Its been a quiet week, I have deserted my computer except when necessary, the soothing sound of my spinning wheel, with the slight click of the foot pedal is more to my keeping; no continuous news on the radio just the birds in the tree outside. Listened to the harsh cry of the crow, and thought of Hughes piercing poetry on the bird. Listened to the gentler sparrows as they chirrup themselves awake in the early morning, the blue tits are back, and also the grey collared doves feeding greedily as the weather turns colder.
We have'nt actually been anywhere this week except to town, and the only highlight there was sitting in the mall drinking coffee at Starbucks with the swirl of people passing by. A young lad brought out a tray of chocolate pots which he gave away to customers and passers-by, and it was lovely to see people surprised and happy to receive something free.
Checked on my sitemeter to see what people read, popular are my two blogs on romano/celtic Bath and genii cucullati and I noted how unfinished they are! Up comes photos of the snow I took last year, and I begin to see what a good idea a blog is, for we can look back, it is a visual diary that records the daily events though of course it is also public and so has to be approached with some caution.
Thinking why my thoughts turn to Celtic Britain, it must be to do with the time of year - Halloween - the rising of the dead from the grave yards, if you would believe the folklore! At Whitby the Goths taking to the streets dressed in black in celebration of Bram Stoker's 'Dracula, a fairly longwinded and boring book, but the base tale for all those later Hammer horror films. Photos from about three years ago, show an ageing goth cult, but perhaps it would be interesting to go into their history as to why they dress up in such sombre fashion.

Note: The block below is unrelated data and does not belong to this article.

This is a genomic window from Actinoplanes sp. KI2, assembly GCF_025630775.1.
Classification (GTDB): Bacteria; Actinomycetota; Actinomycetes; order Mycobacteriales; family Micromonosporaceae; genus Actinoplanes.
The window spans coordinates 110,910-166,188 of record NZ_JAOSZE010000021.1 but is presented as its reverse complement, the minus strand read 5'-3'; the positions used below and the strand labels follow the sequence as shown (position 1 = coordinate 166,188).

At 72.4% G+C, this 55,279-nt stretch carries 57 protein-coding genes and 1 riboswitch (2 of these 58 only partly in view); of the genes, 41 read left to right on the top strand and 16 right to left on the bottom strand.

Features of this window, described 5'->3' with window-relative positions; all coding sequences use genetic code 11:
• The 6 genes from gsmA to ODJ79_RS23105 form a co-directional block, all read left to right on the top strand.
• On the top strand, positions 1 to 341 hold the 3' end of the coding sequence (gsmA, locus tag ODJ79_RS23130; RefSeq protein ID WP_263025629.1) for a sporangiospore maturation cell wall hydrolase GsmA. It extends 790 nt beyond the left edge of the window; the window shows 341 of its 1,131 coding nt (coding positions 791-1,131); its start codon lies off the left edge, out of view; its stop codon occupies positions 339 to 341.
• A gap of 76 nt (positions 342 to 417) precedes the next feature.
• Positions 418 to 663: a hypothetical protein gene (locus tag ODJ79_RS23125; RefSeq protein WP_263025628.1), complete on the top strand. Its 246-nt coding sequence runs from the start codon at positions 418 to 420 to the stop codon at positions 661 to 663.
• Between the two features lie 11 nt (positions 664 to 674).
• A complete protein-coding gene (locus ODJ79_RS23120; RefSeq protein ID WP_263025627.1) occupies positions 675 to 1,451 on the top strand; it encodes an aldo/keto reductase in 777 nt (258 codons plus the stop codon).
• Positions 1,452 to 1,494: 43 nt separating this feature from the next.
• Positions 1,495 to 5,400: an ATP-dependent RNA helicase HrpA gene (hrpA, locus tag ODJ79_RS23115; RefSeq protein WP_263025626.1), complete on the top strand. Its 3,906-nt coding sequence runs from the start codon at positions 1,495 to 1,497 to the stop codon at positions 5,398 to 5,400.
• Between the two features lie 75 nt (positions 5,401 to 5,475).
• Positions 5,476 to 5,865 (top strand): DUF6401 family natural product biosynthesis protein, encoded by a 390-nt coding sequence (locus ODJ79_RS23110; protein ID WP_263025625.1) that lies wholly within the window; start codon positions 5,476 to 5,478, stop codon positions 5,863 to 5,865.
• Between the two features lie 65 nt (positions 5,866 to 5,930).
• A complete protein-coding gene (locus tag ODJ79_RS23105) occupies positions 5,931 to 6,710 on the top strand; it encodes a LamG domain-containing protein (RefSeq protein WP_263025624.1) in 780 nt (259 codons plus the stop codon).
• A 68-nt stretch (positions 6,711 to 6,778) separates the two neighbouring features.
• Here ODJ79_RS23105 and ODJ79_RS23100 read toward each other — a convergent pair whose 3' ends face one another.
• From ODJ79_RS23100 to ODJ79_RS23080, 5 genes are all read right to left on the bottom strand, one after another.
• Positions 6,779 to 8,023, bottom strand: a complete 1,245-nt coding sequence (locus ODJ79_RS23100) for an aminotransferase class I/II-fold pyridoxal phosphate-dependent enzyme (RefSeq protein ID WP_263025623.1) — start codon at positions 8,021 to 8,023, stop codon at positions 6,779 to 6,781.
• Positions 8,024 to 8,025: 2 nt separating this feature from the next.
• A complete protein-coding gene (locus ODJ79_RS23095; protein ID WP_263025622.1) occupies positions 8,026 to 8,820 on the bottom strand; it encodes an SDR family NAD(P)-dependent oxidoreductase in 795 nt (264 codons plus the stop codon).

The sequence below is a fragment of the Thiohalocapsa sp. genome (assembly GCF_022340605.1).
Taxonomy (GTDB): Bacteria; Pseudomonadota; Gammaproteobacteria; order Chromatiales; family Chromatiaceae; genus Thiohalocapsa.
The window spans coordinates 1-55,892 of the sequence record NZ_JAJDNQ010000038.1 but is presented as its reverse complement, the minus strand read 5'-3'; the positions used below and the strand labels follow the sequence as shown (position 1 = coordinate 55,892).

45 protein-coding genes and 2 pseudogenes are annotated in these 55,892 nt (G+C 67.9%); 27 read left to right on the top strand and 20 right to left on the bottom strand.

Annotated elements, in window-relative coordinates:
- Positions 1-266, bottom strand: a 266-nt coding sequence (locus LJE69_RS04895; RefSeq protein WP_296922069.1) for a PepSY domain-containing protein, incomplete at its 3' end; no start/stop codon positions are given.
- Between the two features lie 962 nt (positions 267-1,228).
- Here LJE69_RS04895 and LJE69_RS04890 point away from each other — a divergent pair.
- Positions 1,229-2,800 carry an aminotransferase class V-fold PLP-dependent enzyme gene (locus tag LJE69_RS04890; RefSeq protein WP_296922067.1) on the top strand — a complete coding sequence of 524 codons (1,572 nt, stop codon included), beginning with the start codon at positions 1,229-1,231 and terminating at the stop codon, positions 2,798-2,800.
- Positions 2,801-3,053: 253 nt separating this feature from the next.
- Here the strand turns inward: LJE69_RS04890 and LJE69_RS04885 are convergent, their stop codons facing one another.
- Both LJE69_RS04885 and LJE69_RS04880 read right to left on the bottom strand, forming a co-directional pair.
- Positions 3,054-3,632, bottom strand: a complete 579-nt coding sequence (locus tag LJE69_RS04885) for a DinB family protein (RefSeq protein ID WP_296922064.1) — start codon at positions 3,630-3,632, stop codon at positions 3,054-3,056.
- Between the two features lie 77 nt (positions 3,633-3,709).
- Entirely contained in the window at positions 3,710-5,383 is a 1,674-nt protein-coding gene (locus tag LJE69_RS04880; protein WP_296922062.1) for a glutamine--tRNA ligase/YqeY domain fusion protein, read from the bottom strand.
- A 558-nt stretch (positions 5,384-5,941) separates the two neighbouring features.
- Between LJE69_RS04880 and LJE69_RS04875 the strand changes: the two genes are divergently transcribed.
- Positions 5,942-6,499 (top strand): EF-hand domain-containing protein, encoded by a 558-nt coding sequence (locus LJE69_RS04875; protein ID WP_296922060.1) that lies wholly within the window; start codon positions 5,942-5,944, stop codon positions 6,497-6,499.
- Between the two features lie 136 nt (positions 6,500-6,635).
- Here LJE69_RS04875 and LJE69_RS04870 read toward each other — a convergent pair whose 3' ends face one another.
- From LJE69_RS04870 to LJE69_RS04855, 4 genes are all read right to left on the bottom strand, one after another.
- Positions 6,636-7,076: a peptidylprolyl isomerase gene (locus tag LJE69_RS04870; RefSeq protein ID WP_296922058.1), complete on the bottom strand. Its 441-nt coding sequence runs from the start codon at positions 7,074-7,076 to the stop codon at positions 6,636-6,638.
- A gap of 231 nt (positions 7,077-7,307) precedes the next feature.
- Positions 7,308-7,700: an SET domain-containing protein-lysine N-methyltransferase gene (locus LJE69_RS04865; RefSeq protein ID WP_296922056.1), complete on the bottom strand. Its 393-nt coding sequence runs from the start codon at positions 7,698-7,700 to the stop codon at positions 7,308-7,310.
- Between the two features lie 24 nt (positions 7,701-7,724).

The 199 steps up to the Abbey with the tramp of thousands of feet daily
Whitby street full of tourists
They posed for my camera
This photo needs some explanation, it was taken on a drive out over the bleak Yorkshire coast, in actual fact what you see is the footings for a great bonfire on bonfire night in this little cove, an event which is attended by many. What you don't see is the bleakness of this area when the local steel works closed down (Corus). The little village with the allotments stretched up the hill looking forlorn and poor. This calamity four years back, is being echoed today as we head for massive cuts in budgets and jobs. Yesterday in the Guardian, the sad sight of a horse tethered on an Irish housing estate hungry and with skin disease, they are talking of culling the starving horses that have been turned out by their owners because of the so called Celtic Tiger having died a miserable death. People are paying for the foolishness of their governments and greedy bankers who gambled with our pensions and savings; sadly heads will not roll, its just the ordinary people who have to pay.